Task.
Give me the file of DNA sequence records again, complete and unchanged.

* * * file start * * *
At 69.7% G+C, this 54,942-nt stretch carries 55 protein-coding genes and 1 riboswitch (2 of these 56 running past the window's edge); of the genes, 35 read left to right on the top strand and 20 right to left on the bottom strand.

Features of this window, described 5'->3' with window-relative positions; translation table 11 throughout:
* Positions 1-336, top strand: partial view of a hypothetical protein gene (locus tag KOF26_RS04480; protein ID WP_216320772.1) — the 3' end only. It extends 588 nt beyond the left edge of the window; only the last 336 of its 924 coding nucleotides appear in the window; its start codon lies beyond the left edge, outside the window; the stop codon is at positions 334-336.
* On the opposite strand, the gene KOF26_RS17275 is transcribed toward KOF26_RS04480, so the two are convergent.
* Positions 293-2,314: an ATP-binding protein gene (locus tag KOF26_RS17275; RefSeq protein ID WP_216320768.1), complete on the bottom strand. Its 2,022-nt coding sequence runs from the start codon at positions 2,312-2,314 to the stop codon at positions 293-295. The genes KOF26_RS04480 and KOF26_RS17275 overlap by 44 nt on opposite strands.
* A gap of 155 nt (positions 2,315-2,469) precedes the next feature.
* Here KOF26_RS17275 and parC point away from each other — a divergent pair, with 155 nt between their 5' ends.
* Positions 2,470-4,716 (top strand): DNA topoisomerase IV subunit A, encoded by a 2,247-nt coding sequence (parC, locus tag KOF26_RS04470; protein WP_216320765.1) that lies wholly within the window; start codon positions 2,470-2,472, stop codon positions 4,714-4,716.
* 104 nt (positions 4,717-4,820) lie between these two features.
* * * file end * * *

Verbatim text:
At 69.7% G+C, this 54,942-nt stretch carries 55 protein-coding genes and 1 riboswitch (2 of these 56 running past the window's edge); of the genes, 35 read left to right on the top strand and 20 right to left on the bottom strand.

Features of this window, described 5'->3' with window-relative positions; translation table 11 throughout:
* Positions 1-336, top strand: partial view of a hypothetical protein gene (locus tag KOF26_RS04480; protein ID WP_216320772.1) — the 3' end only. It extends 588 nt beyond the left edge of the window; only the last 336 of its 924 coding nucleotides appear in the window; its start codon lies beyond the left edge, outside the window; the stop codon is at positions 334-336.
* On the opposite strand, the gene KOF26_RS17275 is transcribed toward KOF26_RS04480, so the two are convergent.
* Positions 293-2,314: an ATP-binding protein gene (locus tag KOF26_RS17275; RefSeq protein ID WP_216320768.1), complete on the bottom strand. Its 2,022-nt coding sequence runs from the start codon at positions 2,312-2,314 to the stop codon at positions 293-295. The genes KOF26_RS04480 and KOF26_RS17275 overlap by 44 nt on opposite strands.
* A gap of 155 nt (positions 2,315-2,469) precedes the next feature.
* Here KOF26_RS17275 and parC point away from each other — a divergent pair, with 155 nt between their 5' ends.
* Positions 2,470-4,716 (top strand): DNA topoisomerase IV subunit A, encoded by a 2,247-nt coding sequence (parC, locus tag KOF26_RS04470; protein WP_216320765.1) that lies wholly within the window; start codon positions 2,470-2,472, stop codon positions 4,714-4,716.
* 104 nt (positions 4,717-4,820) lie between these two features.